Charcoal harvesting rife in Manila's slums
Charcoal harvesting in many provinces in Philippines is now banned, however, within the poorest of Manila’s slums the primitive practice of producing charcoal continues.
Ancient kiln firing of wood to produce charcoal is a particularly popular activity during the festive and holiday seasons when cooking for large family celebrations is a tradition. Most Filipinos cook with charcoal.
Despite being banned in many districts, illegal charcoal harvesting continues secretly within many of Manila’s outer suburban slums.
Just a few kilometres from Manila’s city centre the poorest of the slum families’ risk their lives to make just a few pesos in the illegal charcoal making business in appalling conditions.
Charcoal harvesting takes a total of five days per stack. Two days of preparation: building the kiln from piles of wood into a pyramid shape; covering of the wood with tin and then the structure is covered soil.
The charcoal producers tend to the kiln hourly over a period of two days breathing the acrid smoke as they stoke the fires. The charcoal is then harvested and packed into large sacks.
Children as young as three work helping to pack large sacks of charcoal that sell for around 400 pesos or $8 USD a bag. Children are also used to carry bags of charcoal and sell it to local slum families for cooking purposes.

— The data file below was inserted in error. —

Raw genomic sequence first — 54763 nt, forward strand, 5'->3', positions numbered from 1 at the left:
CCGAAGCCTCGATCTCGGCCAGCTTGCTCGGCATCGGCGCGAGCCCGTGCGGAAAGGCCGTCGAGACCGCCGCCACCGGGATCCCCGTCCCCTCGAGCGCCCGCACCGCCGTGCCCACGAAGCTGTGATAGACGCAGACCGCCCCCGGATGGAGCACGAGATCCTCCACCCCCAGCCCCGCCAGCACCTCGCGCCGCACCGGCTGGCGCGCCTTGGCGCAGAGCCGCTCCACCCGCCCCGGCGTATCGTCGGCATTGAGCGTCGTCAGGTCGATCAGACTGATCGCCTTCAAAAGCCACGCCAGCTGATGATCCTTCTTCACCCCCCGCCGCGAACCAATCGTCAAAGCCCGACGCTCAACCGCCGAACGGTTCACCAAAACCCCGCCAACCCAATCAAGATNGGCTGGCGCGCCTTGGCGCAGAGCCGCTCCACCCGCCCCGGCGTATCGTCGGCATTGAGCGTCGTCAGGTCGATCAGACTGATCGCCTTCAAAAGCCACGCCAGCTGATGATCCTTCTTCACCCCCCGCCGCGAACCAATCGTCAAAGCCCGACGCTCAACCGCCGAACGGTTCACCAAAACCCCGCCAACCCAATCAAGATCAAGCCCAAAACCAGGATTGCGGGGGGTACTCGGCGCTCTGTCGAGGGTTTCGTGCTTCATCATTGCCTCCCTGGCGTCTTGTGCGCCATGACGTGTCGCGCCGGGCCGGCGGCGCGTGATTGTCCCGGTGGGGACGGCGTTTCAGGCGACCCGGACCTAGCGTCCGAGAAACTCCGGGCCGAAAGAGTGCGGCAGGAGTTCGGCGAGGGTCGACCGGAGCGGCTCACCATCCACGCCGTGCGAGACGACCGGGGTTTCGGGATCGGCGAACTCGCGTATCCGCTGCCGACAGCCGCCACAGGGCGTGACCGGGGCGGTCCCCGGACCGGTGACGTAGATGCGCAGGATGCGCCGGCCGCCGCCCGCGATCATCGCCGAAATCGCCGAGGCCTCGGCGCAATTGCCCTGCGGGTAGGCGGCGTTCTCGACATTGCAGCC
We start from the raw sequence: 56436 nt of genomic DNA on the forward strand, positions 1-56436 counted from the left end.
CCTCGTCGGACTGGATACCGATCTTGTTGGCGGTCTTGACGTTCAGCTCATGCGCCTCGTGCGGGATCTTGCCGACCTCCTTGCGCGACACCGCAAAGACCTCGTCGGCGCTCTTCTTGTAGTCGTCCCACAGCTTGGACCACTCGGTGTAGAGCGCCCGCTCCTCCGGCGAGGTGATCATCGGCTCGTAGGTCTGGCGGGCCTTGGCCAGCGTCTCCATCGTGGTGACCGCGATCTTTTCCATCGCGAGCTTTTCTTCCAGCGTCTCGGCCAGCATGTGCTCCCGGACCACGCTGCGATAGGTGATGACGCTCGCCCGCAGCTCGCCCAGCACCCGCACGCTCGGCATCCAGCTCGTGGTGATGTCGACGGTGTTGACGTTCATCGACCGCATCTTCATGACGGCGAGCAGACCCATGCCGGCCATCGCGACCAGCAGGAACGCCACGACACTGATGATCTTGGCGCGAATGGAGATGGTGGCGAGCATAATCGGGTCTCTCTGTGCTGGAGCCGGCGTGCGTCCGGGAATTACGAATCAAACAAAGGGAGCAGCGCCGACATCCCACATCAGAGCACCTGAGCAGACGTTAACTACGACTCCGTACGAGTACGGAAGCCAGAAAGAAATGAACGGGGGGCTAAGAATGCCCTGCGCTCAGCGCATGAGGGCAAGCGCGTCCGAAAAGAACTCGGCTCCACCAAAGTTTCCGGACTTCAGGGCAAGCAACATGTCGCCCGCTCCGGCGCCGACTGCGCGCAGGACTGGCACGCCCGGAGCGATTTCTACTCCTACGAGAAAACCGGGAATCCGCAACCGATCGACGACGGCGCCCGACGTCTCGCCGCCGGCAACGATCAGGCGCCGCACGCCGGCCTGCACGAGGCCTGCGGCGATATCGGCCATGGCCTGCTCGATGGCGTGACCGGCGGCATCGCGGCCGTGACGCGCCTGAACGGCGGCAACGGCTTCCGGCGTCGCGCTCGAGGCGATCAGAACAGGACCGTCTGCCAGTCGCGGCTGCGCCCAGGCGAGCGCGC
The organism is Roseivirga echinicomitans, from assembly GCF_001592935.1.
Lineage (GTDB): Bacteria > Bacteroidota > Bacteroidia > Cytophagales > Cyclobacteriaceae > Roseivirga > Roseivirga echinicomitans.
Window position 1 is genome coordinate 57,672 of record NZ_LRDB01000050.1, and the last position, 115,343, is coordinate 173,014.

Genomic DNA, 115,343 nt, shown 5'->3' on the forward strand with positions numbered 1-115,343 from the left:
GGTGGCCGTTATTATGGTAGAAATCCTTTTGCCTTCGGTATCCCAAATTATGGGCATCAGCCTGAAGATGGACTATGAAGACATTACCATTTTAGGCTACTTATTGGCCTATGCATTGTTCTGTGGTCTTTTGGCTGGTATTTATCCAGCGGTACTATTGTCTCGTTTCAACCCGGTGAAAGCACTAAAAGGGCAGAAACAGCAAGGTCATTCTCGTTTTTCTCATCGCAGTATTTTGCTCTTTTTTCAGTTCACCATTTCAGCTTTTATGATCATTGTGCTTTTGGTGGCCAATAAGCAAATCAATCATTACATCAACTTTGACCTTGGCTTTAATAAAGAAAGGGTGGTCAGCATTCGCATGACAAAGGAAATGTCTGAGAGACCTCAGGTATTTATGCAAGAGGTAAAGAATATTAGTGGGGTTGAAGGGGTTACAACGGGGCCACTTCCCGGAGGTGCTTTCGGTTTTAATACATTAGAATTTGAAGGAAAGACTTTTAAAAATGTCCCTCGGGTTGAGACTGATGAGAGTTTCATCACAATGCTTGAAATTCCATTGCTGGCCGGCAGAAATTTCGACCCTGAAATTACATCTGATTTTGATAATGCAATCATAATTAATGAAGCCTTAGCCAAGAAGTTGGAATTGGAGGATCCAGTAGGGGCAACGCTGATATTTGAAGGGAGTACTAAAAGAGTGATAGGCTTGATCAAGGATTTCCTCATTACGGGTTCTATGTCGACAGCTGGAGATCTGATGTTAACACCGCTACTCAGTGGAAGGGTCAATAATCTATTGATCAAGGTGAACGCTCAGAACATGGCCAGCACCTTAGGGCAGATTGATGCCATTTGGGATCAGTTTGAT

Families who pack the charcoal with their bare hands are paid just 8 pesos (16 cents USD) per bag by the charcoal producers.
Joyce, a single mother in her 30s, with seven children aged from three to 10, works with her children from early morning to dusk packing bags of charcoal. It is the only way she can make money to feed herself and her children.
Joyce and her children make just 192 pesos or around USD $3.92 a day packing 24 large sacks of charcoal.
But she says what choice does she have?
“I did not finish schooling and even my children do not study because we just can’t afford it,” Joyce tells an interpreter.
“All my family members are working as charcoal makers, from my youngest to my oldest – all my seven children.
“It’s very little we earn but my only source of income and at least we can eat for Noche Buena (Christmas).”
Joyce left her husband because he was unfaithful.
At the same time their work has a shocking impact on their health. Joyce’s children’s faces and hands are pitted with coal dust; their eyes red and sore; their noses constantly dripping with black soot; and their lungs filled with the dust from the charcoal and pungent smoke that fills the air of the charcoal harvesting area.
Yet despite the obvious health risks of charcoal making Joyce is worried about their future after hearing that the city government of Malabon will end charcoal making in the district by 2019.
The sad fact is that her children will be lucky to reach their teenage years without suffering major health problems or even death from pulmonary disorders.
Some of the health risks facing the charcoal producing families in Manila’s slums include acute infections of the lower respiratory tract such as pneumonia; chronic obstructive pulmonary disease, such as chronic bronchitis and emphysema; and lung cancers.
“I know it’s a dangerous occupation but we have no other skills. It’s the only thing my family knows. We are charcoal makers.”